I originally wrote this article for a police magazine and felt it might be useful to reprint it here.

We have been supporting police officers as they leave policing for eleven years now, having set up Police into Private Sector (PiPS) in early 2011. We had all experienced moving from the singular environment of policing into the private sector as a steep learning curve. Not least because there did not seem to be any available tried and tested guidance that competently met the needs of police officers or long serving police staff. Having realised how little help there was, and now knowing this field from both the policing side and the private sector we set about offering the services we wished we could have accessed.


If you are leaving after substantial service then the resettlement days are helpful. They are useful are helpful at making sure all your financial and legal ducks are in line – and if you go along to any Metfriendly events, I will be there (or online) talking about next careers.  But what about if you are outside of that?

What if you are leaving without 30 years’ service, after 15 or five years? What if you need to know the best way to find the right jobs that suit your needs? What if you want to try new sectors for a fresh start?

PiPS are here to help you with the specifics, from CVs and LinkedIn expertise, career coaching and interview preparation.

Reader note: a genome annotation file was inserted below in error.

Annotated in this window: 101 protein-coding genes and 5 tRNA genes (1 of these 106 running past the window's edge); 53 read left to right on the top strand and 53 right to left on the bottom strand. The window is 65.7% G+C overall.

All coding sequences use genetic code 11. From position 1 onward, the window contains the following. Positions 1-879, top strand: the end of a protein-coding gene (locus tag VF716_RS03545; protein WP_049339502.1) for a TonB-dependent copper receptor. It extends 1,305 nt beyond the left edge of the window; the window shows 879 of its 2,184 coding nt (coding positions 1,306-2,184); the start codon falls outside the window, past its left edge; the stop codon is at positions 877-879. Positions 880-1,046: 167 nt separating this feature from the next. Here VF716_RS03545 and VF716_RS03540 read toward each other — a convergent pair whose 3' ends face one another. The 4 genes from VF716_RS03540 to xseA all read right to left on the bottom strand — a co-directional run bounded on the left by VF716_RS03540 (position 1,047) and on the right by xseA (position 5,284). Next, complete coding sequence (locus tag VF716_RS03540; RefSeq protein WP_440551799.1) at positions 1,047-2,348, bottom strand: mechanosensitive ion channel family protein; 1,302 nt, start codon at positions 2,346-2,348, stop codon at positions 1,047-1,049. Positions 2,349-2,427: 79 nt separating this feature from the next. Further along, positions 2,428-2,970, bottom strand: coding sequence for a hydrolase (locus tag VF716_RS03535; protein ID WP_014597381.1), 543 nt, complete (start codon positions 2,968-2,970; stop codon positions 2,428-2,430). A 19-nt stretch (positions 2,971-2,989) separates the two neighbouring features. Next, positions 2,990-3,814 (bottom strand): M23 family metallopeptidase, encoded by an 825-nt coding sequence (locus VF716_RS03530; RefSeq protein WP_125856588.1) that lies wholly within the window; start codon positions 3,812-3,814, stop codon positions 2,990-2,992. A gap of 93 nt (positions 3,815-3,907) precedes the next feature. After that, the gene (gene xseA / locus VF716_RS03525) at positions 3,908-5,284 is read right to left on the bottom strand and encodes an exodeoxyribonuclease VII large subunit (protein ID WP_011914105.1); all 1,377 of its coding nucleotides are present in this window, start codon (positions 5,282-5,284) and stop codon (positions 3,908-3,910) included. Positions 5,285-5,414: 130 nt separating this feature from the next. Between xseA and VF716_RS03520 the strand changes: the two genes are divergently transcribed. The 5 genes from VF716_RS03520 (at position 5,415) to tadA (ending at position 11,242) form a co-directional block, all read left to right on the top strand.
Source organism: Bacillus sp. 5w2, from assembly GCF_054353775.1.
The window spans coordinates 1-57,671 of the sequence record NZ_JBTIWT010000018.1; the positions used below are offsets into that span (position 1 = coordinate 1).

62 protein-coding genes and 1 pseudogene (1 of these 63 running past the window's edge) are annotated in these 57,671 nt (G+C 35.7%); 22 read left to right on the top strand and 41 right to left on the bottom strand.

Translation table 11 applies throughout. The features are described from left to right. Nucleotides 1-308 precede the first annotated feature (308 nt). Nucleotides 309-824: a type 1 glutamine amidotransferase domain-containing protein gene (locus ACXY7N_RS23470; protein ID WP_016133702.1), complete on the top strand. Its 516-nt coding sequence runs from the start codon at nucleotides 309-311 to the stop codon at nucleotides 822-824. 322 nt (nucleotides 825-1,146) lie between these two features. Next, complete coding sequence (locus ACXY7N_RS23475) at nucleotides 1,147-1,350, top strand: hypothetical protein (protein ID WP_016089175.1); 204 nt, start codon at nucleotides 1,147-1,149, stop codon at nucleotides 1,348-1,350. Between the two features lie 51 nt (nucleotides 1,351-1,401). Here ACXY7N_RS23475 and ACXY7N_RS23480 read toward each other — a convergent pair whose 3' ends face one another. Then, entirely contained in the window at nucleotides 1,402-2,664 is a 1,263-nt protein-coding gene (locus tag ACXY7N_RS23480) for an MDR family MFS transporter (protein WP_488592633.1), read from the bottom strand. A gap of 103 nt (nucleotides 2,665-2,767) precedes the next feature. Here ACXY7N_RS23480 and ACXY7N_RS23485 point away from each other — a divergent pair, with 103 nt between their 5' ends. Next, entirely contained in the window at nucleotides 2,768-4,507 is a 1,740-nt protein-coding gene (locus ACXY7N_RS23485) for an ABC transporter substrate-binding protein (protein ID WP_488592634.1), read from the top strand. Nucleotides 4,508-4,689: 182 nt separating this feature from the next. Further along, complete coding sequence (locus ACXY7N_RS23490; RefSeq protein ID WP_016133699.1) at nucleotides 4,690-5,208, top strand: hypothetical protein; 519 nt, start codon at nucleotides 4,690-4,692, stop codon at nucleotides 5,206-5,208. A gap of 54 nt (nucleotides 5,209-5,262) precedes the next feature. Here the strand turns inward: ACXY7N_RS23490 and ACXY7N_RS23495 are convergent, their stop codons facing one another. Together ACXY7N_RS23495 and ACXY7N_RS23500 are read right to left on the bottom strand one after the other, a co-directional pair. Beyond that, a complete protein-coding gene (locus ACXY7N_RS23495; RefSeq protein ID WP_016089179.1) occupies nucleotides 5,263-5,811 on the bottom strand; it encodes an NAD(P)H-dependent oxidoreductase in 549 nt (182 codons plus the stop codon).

You will need a strong CV that will get read and not left in the pile of applications, one that stands out for all the right reasons. You will need to ‘sell’ yourself, sending a poor account of what you are capable of you will undoubtedly mean being passed over. And when you have that CV where will you send it? How do you find the right roles?  How do you make contact with people on the ‘outside’’?

Oh dear, it is no wonder many people feel a real sense of dread mixed with the excitement of a new adventure.

Help is at hand – but you will need to reach out and take action.

What we know after all these years 

Working with many hundreds of former police officers, including increasingly those who are looking to leave policing early, we understand that although there are barriers to success, once you know what to do, how to present yourself successful moves are more than possible.

Challenges (and solutions) for police officers

Selling yourself

The culture of “don’t get too full of yourself’ remains in use within policing. Arrogance and smugness are soon challenged and so one steps carefully – how horrifying it would be if anyone thought you were ‘showing off’?  Understanding is helped by ‘job’ speak – we often understand who people are by their roles, rank and history. However, in the private sector you need to be  able to clearly state the value you bring, otherwise, how will anyone know how good you are?  There is a need for you to show what an asset you can be to employers, they do not have the time to unearth your skills and general wonderfulness! Make it easy for them to see you.